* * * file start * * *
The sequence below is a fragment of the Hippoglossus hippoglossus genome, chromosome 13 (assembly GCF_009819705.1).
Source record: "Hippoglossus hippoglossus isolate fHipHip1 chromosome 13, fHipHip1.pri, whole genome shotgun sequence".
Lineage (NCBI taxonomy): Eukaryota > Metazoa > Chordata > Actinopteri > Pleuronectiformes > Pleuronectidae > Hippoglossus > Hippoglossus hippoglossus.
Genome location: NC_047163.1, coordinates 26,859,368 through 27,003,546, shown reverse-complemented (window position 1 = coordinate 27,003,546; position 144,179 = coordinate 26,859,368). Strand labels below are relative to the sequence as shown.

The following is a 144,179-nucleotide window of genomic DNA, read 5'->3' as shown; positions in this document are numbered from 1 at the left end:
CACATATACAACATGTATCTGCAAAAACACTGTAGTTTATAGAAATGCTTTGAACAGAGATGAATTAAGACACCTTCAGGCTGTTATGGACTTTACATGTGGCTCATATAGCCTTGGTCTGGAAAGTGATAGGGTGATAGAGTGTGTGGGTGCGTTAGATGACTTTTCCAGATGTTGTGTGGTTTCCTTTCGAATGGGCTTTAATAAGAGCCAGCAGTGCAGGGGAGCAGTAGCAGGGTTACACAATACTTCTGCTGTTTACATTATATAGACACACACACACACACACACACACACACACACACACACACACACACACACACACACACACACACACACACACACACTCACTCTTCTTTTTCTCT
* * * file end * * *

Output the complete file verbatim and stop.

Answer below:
The sequence below is a fragment of the Hippoglossus hippoglossus genome, chromosome 13 (assembly GCF_009819705.1).
Source record: "Hippoglossus hippoglossus isolate fHipHip1 chromosome 13, fHipHip1.pri, whole genome shotgun sequence".
Lineage (NCBI taxonomy): Eukaryota > Metazoa > Chordata > Actinopteri > Pleuronectiformes > Pleuronectidae > Hippoglossus > Hippoglossus hippoglossus.
Genome location: NC_047163.1, coordinates 26,859,368 through 27,003,546, shown reverse-complemented (window position 1 = coordinate 27,003,546; position 144,179 = coordinate 26,859,368). Strand labels below are relative to the sequence as shown.

The following is a 144,179-nucleotide window of genomic DNA, read 5'->3' as shown; positions in this document are numbered from 1 at the left end:
CACATATACAACATGTATCTGCAAAAACACTGTAGTTTATAGAAATGCTTTGAACAGAGATGAATTAAGACACCTTCAGGCTGTTATGGACTTTACATGTGGCTCATATAGCCTTGGTCTGGAAAGTGATAGGGTGATAGAGTGTGTGGGTGCGTTAGATGACTTTTCCAGATGTTGTGTGGTTTCCTTTCGAATGGGCTTTAATAAGAGCCAGCAGTGCAGGGGAGCAGTAGCAGGGTTACACAATACTTCTGCTGTTTACATTATATAGACACACACACACACACACACACACACACACACACACACACACACACACACACACACACACACACACACACACACACTCACTCTTCTTTTTCTCT